In July 2018, Belfast Trust released a statement saying that it “apologises unreservedly” for the treatment of patients and the stress endured by their families. Department of Health permanent secretary Richard Pengelly apologised on behalf of the Department in December 2018.
With Pengelly pledging to have moved all vulnerable long-term patients from the facility by the end of 2019, Mencap, a charity that supports those with learning disabilities, said it was appalled to learn that 38 patients remained in Muckamore because alternative accommodation could not be found for them.
“That is 38 men and women who are left living in what is an institution and that in effect means they are being deprived of their liberty. It isn’t good enough and we can’t accept that it’s just to do with lack of funding,” director Margaret Kelly said.
“38 men and women who are left living in what is an institution and that in effect means they are being deprived of their liberty. It isn’t good enough.”
Mencap director, Margaret Kelly
Patients’ families had been told that staffing levels were at critical lows and the shortages caused the temporary closure of a psychiatric intensive care unit in the hospital. Agnes Lunny, chief executive of Positive Futures, another charity helping those with learning difficulties, called on the Department of Health to issue its action plan as soon as possible. “If the Department is leading on this, then the Department needs to be holding people to account for the achievement of that. We need clear action, we need to know who is going to do what by when,” he said.
Pengelly told the Northern Ireland Affairs Committee (NIAC) that his department had reviewed some CCTV footage from Muckamore and that he had been “shocked and appalled” by what he had seen. Belfast Trust has admitted that footage being reviewed by the PSNI shows patients being “mistreated”. At the committee meeting, Pengelly recommitted to his contention that long-term patients would be moved, saying: “We have people who have been there for far, far too long.”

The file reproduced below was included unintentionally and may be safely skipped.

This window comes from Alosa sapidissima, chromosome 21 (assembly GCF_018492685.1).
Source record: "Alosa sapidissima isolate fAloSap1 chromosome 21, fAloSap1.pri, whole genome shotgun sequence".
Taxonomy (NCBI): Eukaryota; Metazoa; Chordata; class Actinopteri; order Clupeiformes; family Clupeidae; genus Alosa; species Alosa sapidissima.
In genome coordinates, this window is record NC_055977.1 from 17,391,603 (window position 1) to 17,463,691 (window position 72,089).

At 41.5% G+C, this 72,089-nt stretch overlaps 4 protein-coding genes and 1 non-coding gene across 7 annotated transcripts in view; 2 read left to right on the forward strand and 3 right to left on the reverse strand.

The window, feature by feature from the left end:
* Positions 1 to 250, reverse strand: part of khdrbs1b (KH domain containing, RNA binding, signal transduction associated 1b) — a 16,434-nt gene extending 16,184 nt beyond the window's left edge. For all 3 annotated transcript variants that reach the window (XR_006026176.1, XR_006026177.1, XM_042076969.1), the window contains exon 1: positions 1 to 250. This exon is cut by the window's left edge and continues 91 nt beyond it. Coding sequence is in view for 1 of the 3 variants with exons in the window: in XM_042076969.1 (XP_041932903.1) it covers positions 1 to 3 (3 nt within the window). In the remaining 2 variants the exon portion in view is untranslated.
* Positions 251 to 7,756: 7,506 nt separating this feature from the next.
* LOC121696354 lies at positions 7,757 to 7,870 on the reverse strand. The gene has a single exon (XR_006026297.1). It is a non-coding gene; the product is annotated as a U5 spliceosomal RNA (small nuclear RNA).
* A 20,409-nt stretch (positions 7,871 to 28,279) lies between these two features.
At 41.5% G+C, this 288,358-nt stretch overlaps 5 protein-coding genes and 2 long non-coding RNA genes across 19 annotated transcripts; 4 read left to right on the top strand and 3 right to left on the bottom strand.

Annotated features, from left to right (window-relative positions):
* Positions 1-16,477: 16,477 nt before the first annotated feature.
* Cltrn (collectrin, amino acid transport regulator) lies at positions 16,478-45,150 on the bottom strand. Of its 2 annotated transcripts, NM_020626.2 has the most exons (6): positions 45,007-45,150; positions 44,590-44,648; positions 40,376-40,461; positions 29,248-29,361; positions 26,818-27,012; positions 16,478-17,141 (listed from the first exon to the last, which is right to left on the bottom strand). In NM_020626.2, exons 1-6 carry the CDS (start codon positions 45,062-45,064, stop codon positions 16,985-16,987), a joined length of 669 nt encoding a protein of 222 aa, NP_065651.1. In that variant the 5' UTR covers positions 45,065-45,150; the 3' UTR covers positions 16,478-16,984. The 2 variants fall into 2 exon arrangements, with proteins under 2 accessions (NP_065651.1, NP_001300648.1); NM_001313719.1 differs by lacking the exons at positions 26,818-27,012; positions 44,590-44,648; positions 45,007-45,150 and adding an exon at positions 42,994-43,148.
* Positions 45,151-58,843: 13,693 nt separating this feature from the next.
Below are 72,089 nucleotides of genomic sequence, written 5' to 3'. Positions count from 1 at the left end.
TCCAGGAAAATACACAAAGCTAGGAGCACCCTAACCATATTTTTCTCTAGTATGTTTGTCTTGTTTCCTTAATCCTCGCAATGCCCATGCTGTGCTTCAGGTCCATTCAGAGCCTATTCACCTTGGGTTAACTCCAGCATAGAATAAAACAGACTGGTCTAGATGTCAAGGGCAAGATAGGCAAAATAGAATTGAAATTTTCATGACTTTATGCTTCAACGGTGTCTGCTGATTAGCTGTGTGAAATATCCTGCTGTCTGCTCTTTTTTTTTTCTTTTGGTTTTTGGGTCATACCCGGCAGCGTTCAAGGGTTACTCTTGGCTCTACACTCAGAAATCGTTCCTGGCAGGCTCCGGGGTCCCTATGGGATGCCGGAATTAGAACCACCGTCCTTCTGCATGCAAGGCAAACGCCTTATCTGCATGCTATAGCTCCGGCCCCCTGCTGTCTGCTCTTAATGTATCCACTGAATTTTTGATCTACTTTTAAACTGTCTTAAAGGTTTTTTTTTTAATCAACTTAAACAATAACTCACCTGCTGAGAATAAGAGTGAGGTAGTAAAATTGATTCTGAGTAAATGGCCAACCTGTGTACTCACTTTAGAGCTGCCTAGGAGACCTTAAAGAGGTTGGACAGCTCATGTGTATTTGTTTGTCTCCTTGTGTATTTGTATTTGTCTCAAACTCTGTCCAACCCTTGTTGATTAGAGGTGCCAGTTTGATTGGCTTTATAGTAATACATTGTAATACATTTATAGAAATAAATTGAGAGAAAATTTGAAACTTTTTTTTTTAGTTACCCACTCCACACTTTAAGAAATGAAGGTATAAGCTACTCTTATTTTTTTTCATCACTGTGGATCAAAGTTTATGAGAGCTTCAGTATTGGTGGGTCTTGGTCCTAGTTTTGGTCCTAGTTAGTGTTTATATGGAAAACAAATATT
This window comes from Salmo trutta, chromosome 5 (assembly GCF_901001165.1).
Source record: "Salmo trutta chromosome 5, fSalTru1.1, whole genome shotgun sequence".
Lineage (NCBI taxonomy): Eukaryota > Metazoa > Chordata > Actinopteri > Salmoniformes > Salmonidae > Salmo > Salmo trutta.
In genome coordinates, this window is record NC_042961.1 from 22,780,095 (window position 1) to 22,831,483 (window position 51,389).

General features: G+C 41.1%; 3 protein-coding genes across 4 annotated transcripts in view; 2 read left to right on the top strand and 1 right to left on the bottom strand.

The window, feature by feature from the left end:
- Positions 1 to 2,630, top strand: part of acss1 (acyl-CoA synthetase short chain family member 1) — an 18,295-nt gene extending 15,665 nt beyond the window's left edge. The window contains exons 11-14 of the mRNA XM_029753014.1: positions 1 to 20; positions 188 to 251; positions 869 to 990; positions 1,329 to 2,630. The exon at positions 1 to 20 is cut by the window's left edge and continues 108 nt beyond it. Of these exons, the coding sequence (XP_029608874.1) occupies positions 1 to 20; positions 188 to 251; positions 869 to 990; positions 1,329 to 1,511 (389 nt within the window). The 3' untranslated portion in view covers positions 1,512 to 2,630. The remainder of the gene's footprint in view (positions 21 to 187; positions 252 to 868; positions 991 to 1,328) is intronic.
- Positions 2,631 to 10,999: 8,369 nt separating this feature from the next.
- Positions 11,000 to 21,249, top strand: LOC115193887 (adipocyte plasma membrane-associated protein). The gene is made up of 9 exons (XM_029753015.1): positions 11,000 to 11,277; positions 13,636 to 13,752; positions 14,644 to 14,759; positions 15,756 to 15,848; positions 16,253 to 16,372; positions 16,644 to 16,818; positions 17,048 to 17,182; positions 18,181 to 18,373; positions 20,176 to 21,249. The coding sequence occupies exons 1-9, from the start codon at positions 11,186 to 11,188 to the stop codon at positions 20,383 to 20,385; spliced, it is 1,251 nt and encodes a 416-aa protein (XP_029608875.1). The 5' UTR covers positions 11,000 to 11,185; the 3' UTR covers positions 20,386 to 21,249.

Calls for a full public inquiry have only grown stronger with each revelation; the DUP’s MP, Gavin Robinson, has written to Secretary of State Karen Bradley MP making a formal request that the Northern Ireland Office (NIO) open an inquiry into the matter. Following the NIO’s response, which demurred given that health is a devolved matter, Robinson accused the office of “disinterest”.
“I am sure the NIO have noticed that we haven’t got an Executive. Therefore we don’t have a minister locally capable of making the decision under the Inquiries Act. The only person with locus is the Secretary of State. I think it’s hugely regrettable, but it follows a long track of disinterest in serious issues affecting people in Northern Ireland. There’s a clear need for political accountability and ministerial interest in what is a most scandalous situation,” he said.
Robinson alleged that the response had simply confirmed his fears and those of the families affected, that Belfast Trust “adopted a position of ‘nothing to see here, move on’”.